The term “Scan to BIM” has surfaced very often nowadays, mainly due to the hard to ignore benefits that the resultant 3D BIM-compatible model that it results in. However, more often than not, professionals in the various industries do get the misconception that it is easy and quick to obtain, even instantaneous, somewhat like magic. Unfortunately (or fortunately), it isn’t magic, and today, we will be sharing a little more on this technique that is very popular when it comes to capturing as-built information.
Scan to BIM generally makes up of 2 segments: The 3D Laser Scanning operations, where accurate Point Cloud data is captured, and the ensuing 3D Modelling in software such as Autodesk Revit, where 3D Point Cloud modellers model the individual 3D elements over the Point Cloud data.
3D Laser Scanning Operations
Depending on the extensiveness of the building, and the requirements on detail, the Laser Scanning operations may last from days to weeks. However, it is generally quite clear that this technique of measurement is significantly faster than measurements by hand. For time savings, we are looking at upwards of 60%, based on clients’ feedback as well as case studies conducted by ourselves. Another plus point is that it is definitely safer, as there is no need for anyone to climb up to heights just to take measurements by hand.
The result? An assembly of points that comes together to form a collective Point Cloud data in 3D, comprehensively depicting the entire environment for easy visualisation.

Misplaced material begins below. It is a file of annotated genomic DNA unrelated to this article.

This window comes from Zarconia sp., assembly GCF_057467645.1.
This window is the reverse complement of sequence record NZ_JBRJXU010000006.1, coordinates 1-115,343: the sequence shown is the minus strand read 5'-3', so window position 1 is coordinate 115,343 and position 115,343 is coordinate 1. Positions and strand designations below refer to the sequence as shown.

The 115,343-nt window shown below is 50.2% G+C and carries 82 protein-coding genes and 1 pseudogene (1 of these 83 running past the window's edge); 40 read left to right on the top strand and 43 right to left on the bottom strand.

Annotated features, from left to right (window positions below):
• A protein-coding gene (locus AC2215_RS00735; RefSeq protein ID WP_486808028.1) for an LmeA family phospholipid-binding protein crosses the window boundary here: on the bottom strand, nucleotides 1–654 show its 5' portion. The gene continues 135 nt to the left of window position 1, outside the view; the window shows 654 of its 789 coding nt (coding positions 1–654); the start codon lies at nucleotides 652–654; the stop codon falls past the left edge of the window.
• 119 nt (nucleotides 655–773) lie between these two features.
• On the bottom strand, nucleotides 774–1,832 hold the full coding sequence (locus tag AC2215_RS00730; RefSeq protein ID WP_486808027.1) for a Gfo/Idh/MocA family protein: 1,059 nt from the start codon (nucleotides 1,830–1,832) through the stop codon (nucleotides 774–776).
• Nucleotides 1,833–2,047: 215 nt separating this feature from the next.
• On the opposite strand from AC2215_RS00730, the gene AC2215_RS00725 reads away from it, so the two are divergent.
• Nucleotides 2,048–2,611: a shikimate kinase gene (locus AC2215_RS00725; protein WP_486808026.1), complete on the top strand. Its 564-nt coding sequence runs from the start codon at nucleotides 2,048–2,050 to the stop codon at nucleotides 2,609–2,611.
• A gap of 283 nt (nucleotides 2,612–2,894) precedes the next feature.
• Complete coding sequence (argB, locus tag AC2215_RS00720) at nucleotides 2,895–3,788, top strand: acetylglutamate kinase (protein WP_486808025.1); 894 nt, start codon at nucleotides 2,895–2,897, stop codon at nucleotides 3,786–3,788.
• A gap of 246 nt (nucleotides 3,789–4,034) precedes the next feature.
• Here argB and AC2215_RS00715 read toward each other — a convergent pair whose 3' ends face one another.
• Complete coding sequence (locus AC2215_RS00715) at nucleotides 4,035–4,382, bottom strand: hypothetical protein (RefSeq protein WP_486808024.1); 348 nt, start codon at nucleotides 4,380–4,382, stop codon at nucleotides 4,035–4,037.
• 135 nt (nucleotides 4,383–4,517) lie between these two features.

3D Point Cloud Modelling
The 3D BIM-Compatible models are much richer in information than that of the traditional 2D Drawings. For one, they now include the perspective of depth, enabling you to visualise the environment in 3D. 3D Modelling software such as Revit have the capability to perform a variety of functions such as walkthroughs, inputting of information, rendering/texturing of elements, clash detection, and many more.
With such capabilities, it is clear that the creation of such 3D Models is not instantaneous. The modellers must carefully make sense of the Point Cloud data and create separate 3D elements such as walls, floors, balustrading, windows, doors and place them at the exact spot as reflected in the Point Cloud data. It takes time to create quality, accurate 3D Models that are capable to perform the variety of functions that the user requires.
Despite that, it is still significantly shorter than traditional drafters, whose drafting are based on manual measurements. Unlike Point Cloud Modelling, where the 3D Modeller has the Point Cloud base to refer to and trace upon, the traditional drafters often have to draft on an entirely blank canvas, visualising how the actual environment is and drawing from scratch. As a result, 3D Modelling is often quicker by a mile.
Cost & Time Savings
Combining the 2 above, it is clear that the total savings with respect to time and cost is significantly lower, as compared to traditional measurement by hand and subsequent 2D CAD drafting. As the targeted environment gets more complex, the cost and time savings tend to increase exponentially.
Throw in the improvements in accuracy and the subsequent applications you can do with the 3D Model, and you can understand why there is so much excitement out there about Scan to BIM, and the benefits that it can bring about.